December 1, 2013

Who is the Owner of the NSA Documents?

At the beginning of the quarter I wrote that ‘Big Data is the new currency‘. I should probably have been more explicit than it’s far more about ‘information’ than solely ‘data’, data alone does not help much, you have to put them into the right context.

Consequently, the owner of the information are the new rich citizens.

Not much changed since 1 September, the governments are in agony, hoping that their citizens are forgetting the whole story and anyway the authorities are giving us the feeling the things will soon be again under good control. The drama is probably that they will never again be.

Snowden did not reveal yet as much as expected but a legitimate question I have had for a while is where the cached data of Snowden are right now. It is probable that the Russian government has some fun in investigating into them, but whom apart of Snowden are the current owners of his leaked documents? According to Glenn GreenwaldLaura Poitras and himself are the only two people with full archives of the 2013 mass surveillance disclosures leaked by the NSA contractor Edward Snowden and it was Snowden who wanted both of them to leak the right information in the right time. That’s what Greenwald recently did in the Netherlands, Norway, Canada and Germany and converting data to information.

One would say it was a smart move of Snowden to trust that his leaked documents are very secure in the hands of well-respected journalists. This is probably again an outdated way of thinking from the former non-internet world. Journalism and information flow are changing dramatically through the Internet and as much as it is getting impossible to individual governments to control data flows, it is getting more difficult for everyone to overlook what is really going on these days in journalism and which sources you still can trust.

Surprisingly not too many media (at least in Old Europe) reported that recently the eBay founder Pierre Omidyar invested a quarter of a billion dollars to personally hire Greenwald and Poitras. Omiydar is claiming that the only reason he did this was to enable journalists to do their job in the best possible way. As stated in the following article he is raising concerns about press freedom and that therefor he made this investment.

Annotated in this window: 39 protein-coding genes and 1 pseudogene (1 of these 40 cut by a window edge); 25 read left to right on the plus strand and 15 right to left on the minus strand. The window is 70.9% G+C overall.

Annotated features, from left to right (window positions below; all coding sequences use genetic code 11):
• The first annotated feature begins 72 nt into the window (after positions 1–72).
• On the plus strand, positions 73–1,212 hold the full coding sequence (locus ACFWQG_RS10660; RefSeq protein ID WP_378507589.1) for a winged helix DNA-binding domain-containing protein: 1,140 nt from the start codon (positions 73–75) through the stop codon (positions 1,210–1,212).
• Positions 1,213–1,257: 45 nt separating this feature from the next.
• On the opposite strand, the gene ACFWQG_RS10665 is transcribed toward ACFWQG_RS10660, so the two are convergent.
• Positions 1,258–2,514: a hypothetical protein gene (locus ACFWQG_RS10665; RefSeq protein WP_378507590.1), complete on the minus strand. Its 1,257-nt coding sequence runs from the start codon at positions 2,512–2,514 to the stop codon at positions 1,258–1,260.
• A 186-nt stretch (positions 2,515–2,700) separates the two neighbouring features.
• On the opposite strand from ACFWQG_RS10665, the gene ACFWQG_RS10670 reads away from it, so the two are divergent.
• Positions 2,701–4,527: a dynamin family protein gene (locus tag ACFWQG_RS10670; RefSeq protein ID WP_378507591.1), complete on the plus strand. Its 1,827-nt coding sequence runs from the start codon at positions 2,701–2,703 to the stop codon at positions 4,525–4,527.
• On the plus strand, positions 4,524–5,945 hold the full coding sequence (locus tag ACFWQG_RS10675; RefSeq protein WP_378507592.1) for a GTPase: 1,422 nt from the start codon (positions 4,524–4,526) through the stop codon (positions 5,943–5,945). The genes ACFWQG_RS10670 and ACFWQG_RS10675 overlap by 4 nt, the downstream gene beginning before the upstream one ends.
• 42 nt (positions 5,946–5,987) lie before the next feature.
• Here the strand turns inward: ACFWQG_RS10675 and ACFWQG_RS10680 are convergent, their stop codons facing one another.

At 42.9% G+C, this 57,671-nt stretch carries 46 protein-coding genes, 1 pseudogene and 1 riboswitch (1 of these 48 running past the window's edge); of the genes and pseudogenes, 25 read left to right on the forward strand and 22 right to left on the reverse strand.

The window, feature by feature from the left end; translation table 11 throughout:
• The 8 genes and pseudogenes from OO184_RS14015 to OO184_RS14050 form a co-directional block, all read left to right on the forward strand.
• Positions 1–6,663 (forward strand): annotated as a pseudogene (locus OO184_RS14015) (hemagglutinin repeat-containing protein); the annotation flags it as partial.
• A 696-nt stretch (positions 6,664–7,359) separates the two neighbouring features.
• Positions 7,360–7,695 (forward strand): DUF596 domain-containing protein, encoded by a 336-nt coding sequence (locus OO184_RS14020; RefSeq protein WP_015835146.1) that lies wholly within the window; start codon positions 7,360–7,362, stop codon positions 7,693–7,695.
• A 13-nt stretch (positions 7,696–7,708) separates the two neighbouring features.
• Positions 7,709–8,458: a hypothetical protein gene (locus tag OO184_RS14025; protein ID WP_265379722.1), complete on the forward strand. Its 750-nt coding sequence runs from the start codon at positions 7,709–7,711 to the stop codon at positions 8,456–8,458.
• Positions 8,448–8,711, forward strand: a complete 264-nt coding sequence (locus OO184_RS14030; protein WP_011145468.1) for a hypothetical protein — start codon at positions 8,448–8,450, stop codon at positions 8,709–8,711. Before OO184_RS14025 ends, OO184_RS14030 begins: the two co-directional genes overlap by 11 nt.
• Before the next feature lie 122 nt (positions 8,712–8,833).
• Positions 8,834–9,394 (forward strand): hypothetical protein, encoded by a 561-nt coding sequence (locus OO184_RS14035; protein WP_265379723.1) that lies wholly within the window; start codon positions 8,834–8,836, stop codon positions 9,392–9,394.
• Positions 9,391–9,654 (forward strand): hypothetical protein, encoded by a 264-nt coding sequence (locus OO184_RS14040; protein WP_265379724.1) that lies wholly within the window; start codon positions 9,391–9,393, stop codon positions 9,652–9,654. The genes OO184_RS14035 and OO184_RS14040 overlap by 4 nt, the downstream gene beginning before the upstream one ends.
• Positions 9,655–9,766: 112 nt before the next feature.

The controversial Mark Ames has been heavily attacking Greenwald in his article on pando.com ‘Keeping Secrets: Pierre Omidyar, Glenn Greenwald and the privatization of Snowden’s leaks‘ and of course it didn’t took Greenwald long to reply today with his view and arguments ‘Questions/responses for journalists linking to the Pando post – and other matters‘.

Both sides are understandable but I believe the underlying problem is far more complex and is adding extra spice to the blackouts and powerlessness about all recent information leakage.

Monopolizing and privatizing the content of Snowden has its risks. It is already difficult to understand that no individual can do much to enforce our privacy, but it seems difficult to accept that the data and information are owned by a very small profit organization, claiming to be interested in freedom of press only. It cannot be right that a small profit company is dictating which information will get revealed and which not and having the monopoly on the data and information.

The best I’ve read so far on the topic is the article ‘High-contrast transparency – How Glenn Greenwald could look like a monopolist‘ from David Weinberger. I particularly like his conclusion:

That the charge that Glenn Greenwald is monopolizing or privatizing the Snowden information is even comprehensible to us is evidence of just how thoroughly the Web is changing our defaults and our concepts. Many of our core models are broken. We are confused. These charges are further proof, as if we needed it.

This is the real problem: the complete world is changing, just another core model has broken or is about to break. I am confused …

Jeannot Muller

Entrepreneur, developer, author.

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